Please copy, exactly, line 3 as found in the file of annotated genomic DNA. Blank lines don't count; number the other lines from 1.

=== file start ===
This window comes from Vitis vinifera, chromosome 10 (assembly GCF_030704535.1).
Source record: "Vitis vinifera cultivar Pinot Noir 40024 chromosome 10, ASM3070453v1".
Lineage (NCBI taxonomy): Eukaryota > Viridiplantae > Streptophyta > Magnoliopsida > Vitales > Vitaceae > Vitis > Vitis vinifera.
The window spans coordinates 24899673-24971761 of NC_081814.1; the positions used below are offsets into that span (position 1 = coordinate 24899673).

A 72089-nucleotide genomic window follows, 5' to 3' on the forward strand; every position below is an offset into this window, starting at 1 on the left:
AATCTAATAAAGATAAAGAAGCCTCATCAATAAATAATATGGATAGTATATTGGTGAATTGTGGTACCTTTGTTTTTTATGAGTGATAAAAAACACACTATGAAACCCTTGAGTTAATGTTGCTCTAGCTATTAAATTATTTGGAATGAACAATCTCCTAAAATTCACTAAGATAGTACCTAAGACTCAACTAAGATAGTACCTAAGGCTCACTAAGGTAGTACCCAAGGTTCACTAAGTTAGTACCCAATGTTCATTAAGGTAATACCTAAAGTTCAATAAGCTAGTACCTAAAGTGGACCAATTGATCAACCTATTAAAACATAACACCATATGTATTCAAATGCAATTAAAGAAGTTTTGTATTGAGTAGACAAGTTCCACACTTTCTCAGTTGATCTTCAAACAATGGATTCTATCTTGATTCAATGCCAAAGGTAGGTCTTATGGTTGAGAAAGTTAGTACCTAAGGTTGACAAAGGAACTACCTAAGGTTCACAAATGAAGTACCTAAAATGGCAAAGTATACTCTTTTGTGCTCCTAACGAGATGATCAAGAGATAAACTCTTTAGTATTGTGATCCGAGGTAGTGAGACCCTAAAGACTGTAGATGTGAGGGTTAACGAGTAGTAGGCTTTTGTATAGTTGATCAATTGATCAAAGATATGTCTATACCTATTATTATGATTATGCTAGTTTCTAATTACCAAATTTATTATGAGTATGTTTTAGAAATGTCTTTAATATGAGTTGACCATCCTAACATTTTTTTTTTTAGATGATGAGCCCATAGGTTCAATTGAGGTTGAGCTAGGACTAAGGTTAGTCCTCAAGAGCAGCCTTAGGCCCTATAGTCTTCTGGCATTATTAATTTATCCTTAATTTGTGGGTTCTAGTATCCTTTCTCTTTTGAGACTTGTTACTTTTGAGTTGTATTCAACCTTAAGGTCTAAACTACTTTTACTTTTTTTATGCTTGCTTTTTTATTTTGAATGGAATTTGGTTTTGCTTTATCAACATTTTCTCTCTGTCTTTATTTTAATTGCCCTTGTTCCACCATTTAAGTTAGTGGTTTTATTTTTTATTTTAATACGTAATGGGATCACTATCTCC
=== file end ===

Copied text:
Lineage (NCBI taxonomy): Eukaryota > Viridiplantae > Streptophyta > Magnoliopsida > Vitales > Vitaceae > Vitis > Vitis vinifera.